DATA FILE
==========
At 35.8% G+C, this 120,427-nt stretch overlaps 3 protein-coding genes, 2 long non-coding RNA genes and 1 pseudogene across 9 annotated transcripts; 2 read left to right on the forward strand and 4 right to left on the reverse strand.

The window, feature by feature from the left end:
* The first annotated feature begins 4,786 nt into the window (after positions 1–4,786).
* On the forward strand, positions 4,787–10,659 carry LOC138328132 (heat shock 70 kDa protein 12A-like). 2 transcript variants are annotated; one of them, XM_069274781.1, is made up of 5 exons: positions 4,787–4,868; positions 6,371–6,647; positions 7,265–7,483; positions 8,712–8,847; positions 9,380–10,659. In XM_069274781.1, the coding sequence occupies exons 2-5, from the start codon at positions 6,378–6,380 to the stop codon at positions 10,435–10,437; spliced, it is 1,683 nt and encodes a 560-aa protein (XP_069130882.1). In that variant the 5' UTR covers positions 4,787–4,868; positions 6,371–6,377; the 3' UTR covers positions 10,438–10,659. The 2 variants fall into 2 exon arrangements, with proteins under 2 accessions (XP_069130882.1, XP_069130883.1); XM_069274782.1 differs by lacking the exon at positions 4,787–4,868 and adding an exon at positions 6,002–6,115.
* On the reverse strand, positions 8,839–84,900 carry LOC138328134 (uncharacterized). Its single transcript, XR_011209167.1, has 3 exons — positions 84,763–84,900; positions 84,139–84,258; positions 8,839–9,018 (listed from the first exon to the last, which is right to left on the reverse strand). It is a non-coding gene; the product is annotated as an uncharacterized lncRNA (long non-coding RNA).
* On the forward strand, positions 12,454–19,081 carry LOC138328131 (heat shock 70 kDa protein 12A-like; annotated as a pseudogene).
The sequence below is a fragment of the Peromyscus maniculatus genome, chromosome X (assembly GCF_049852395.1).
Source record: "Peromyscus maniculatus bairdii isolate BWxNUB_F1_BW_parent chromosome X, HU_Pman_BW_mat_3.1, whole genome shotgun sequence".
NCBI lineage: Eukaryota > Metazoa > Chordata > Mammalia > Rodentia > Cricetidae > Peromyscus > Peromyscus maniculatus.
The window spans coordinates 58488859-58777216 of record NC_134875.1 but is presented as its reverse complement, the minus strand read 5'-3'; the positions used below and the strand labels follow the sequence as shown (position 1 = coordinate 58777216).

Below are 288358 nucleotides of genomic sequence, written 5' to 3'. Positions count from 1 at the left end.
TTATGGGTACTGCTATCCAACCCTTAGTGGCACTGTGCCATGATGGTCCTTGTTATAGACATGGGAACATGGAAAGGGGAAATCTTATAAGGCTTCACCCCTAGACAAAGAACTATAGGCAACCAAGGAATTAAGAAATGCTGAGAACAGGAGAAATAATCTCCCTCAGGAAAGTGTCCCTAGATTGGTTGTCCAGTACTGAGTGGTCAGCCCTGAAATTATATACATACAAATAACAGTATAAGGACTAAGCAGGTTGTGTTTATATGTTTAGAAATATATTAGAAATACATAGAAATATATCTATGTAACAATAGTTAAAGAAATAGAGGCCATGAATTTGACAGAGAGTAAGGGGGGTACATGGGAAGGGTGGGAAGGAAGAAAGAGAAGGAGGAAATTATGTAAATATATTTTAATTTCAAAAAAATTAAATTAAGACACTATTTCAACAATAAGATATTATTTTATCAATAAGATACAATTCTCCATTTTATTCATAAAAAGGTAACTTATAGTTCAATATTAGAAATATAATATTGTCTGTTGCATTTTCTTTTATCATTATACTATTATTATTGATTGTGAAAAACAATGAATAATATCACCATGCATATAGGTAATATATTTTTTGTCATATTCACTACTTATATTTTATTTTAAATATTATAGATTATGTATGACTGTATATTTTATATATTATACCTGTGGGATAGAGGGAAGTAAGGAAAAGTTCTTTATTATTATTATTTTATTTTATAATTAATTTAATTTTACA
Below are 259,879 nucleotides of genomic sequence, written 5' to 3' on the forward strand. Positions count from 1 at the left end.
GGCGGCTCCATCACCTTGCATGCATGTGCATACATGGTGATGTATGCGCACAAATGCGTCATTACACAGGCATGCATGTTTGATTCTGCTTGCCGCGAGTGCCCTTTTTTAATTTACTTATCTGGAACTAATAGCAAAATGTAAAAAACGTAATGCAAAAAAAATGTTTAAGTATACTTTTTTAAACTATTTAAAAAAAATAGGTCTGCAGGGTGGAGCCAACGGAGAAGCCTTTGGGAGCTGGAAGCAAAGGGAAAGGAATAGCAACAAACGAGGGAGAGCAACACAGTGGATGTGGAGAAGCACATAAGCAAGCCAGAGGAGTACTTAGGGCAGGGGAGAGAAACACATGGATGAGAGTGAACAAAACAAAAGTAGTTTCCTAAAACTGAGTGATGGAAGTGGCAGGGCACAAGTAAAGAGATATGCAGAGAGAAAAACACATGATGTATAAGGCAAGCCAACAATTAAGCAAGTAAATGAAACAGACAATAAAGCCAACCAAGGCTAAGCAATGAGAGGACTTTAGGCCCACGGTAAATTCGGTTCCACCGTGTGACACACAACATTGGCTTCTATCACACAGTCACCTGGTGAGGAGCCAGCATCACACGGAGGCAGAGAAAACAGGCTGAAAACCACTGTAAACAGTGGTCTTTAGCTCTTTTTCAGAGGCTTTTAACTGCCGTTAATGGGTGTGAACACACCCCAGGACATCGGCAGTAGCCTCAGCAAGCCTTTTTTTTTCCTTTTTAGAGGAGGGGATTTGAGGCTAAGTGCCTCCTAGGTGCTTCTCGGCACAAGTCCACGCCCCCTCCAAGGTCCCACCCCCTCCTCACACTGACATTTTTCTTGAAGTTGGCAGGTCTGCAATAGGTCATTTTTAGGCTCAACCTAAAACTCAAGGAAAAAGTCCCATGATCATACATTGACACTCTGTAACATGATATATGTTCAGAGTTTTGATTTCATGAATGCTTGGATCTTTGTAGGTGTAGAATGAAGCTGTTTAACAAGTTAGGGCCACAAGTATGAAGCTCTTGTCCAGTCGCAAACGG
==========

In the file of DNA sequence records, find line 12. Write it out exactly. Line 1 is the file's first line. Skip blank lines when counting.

TTATGGGTACTGCTATCCAACCCTTAGTGGCACTGTGCCATGATGGTCCTTGTTATAGACATGGGAACATGGAAAGGGGAAATCTTATAAGGCTTCACCCCTAGACAAAGAACTATAGGCAACCAAGGAATTAAGAAATGCTGAGAACAGGAGAAATAATCTCCCTCAGGAAAGTGTCCCTAGATTGGTTGTCCAGTACTGAGTGGTCAGCCCTGAAATTATATACATACAAATAACAGTATAAGGACTAAGCAGGTTGTGTTTATATGTTTAGAAATATATTAGAAATACATAGAAATATATCTATGTAACAATAGTTAAAGAAATAGAGGCCATGAATTTGACAGAGAGTAAGGGGGGTACATGGGAAGGGTGGGAAGGAAGAAAGAGAAGGAGGAAATTATGTAAATATATTTTAATTTCAAAAAAATTAAATTAAGACACTATTTCAACAATAAGATATTATTTTATCAATAAGATACAATTCTCCATTTTATTCATAAAAAGGTAACTTATAGTTCAATATTAGAAATATAATATTGTCTGTTGCATTTTCTTTTATCATTATACTATTATTATTGATTGTGAAAAACAATGAATAATATCACCATGCATATAGGTAATATATTTTTTGTCATATTCACTACTTATATTTTATTTTAAATATTATAGATTATGTATGACTGTATATTTTATATATTATACCTGTGGGATAGAGGGAAGTAAGGAAAAGTTCTTTATTATTATTATTTTATTTTATAATTAATTTAATTTTACA